Finally, based on the presented analyses, it will be of interest to evaluate the predictive power of a combined assessment of PIK3CA genotype and phenotypic PI3K/stemness scores in patient stratification for clinical trials with PI3K pathway inhibitors and, given the well-established implication of PI3K signaling in therapeutic response and resistance, with other cancer therapies.

Materials and methods

METABRIC and TCGA data access and pre-processing

Normalised microarray-based gene expression for METABRIC breast tumor samples were obtained from Curtis et al. [58], and clinical data from Rueda et al. [59]. The relevant METABRIC mutation data were downloaded from cBioPortal in January (mutation-only) and March (mutation and copy number) 2020 [60]. TCGA breast invasive carcinoma (BRCA) RNAseq, mutational and clinical data were retrieved from the GDC server (legacy database) using the TCGAbiolinks package [61], with additional mutation data retrieved from cBioPortal in January 2021 (for exact details, see the OSF-deposited RNotebooks). The TCGAbiolinks package was also used for subsequent quantile filtering (quantile value = 0.4; chosen empirically based on the observed count distributions) of lowly-expressed genes and removal of tumor samples with low purity (cpe = 0.6). The resulting raw RSEM counts were normalized with the TMM method [62] and log2-transformed using the voom() function in the limma package prior to downstream use in GSVA computations.

To analyze the relationships between PIK3CA genotype and PI3K/stemness scores, PIK3CA mutant datasets were subset for focus on hotspot PIK3CA variants only (C420R, E542K, E545K, H1047L, H1047R), excluding samples containing both a hotspot and a non-hotspot variant. The classification of hotspot vs non-hotspot variants was based on known clinical significance and frequency in patients with overgrowth caused by a single activating PIK3CA mutations [41]. Mutation data underwent manual checks to exclude samples with ambiguous genotype calls as well as all silent mutations.

We obtained information regarding allele amplification/gain in METABRIC breast tumors from cBioPortal and in TCGA breast tumors from our previous copy number analyses [8]. In both cases, such information relies on a well-established computational deconvolution method known as ASCAT (allele-specific copy number analysis of tumors), which seeks to assign accurate allelic copy number to individual genomic regions while also estimating and adjusting for both tumor ploidy and normal cell admixture [63].

It remains difficult to ascertain that two or more mutations are present in the same cell as opposed to different cells. We note, however, that we have focused exclusively on hotspot PIK3CA variants for ‘allele dosage’ analyses, and such variants have been estimated to be clonal in breast cancer [64]. This strengthens the notion that our analyses are unlikely to be confounded by tumor mosaicism for different PIK3CA mutations.

Calculation of transcription-based signature scores

The “HALLMARK_PI3K_AKT_MTOR_SIGNALING” and PluriNet gene sets were retrieved from The Molecular Signature Database (MSigDB) using the mSigDBr package [65]. Note that the “HALLMARK_PI3K_AKT_MTOR_SIGNALING” gene set also includes mTORC1-dependent gene expression changes, in contrast to other studies which have sought to separate AKT- and mTORC1-driven gene expression changes [45,46]. Categorization of scores into “low”, “intermediate” and “high” was based on the 0.25 quantile, the interquartile range, and the 0.75 quantile, respectively. The stemness signature used by Miranda et al. [23] was retrieved from the accompanying supplementary material. The “PI3K_Jin_1” and “PI3K_Jin_2” gene signatures were obtained from Ref. [31]. Individual scores for each of these signatures were computed with the GSVA package, using the default Gaussian kernel and ESdiff enrichment values as output [30].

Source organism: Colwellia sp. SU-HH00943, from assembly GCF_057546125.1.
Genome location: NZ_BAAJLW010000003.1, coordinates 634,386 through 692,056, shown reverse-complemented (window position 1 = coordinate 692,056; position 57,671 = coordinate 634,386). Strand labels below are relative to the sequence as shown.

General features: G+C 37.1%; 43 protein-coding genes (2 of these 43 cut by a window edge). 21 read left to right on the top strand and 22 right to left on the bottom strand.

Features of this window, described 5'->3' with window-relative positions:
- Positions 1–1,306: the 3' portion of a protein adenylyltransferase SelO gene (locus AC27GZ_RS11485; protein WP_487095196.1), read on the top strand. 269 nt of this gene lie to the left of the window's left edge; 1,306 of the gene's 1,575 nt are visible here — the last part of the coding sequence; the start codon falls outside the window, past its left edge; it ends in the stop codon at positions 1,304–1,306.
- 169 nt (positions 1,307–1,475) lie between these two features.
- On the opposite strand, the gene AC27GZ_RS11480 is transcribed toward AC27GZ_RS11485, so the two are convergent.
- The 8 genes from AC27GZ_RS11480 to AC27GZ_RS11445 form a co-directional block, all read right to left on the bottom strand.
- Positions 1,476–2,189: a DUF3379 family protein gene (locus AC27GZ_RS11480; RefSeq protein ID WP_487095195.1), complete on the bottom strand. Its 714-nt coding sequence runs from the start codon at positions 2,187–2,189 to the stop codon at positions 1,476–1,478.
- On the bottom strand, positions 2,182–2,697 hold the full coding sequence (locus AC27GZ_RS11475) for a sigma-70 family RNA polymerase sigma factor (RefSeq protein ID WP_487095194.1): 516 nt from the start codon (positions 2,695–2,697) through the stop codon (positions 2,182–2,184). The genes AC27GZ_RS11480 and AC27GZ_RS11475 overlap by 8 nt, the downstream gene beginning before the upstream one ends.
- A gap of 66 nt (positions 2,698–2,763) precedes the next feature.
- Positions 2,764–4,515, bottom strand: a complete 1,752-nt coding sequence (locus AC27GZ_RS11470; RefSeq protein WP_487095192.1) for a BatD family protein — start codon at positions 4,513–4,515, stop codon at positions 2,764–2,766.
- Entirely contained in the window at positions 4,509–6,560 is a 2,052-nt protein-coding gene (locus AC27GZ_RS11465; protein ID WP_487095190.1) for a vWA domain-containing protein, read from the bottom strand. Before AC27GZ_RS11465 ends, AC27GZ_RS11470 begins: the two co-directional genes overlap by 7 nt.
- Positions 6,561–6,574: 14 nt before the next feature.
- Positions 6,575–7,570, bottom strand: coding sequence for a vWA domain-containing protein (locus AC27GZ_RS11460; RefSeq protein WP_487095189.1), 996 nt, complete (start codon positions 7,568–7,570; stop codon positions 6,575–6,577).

The PROGENy package was used to obtain a PI3K score according to a linear model based on pathway-responsive genes as described in Ref. [24].

The TCGAnalyze_Stemness() function in TCGAbiolinks was used to calculate a stemness score according to the machine learning model-based mRNAsi signature reported by Malta et al. [22].

MCF10A breast epithelial cell culture

The generation of polyclonal non-transformed, immortalized breast epithelial MCF10A cells stably engineered to overexpress either empty vector (EV) or bovine hemagglutinin-tagged PIK3CAH1047R (retroviral vector: pJP1520-HA-PIK3CA(H1047R)) was described previously (see Supplementary Material of Ref. [32]). Cells were maintained in DMEM/F12 supplemented with the components indicated in Table 1 and subcultured with Trypsin-EDTA (Fisher Scientific #MT-25-053-CI) at subconfluence. Cells were subcultured for two weeks post-thawing to ensure adaptation and used for experiments at passage 6–7. All treatments were performed according to a backwards design for simultaneous collection of all samples within a replicate run. Briefly, cells were seeded at 1500 cells/cm2 (14000 cells per 6-well) on day 1, followed by start of the 120 h DMSO or BYL719 (500 nM; Active Biochem #A-1214) on day 2, including full medium replacement for all cultures. Media replacement -/+ treatments was repeated on day 3 and 5. On day 5, 48 h treatments with DMSO or BYL719 were also initiated. On day 7, cells were washed once with 2 ml ice-cold PBS, followed by snap-freezing on dry ice and storage at -80°C until further processing. All media replacements and the final collection were performed at the same time of day to minimize biological noise.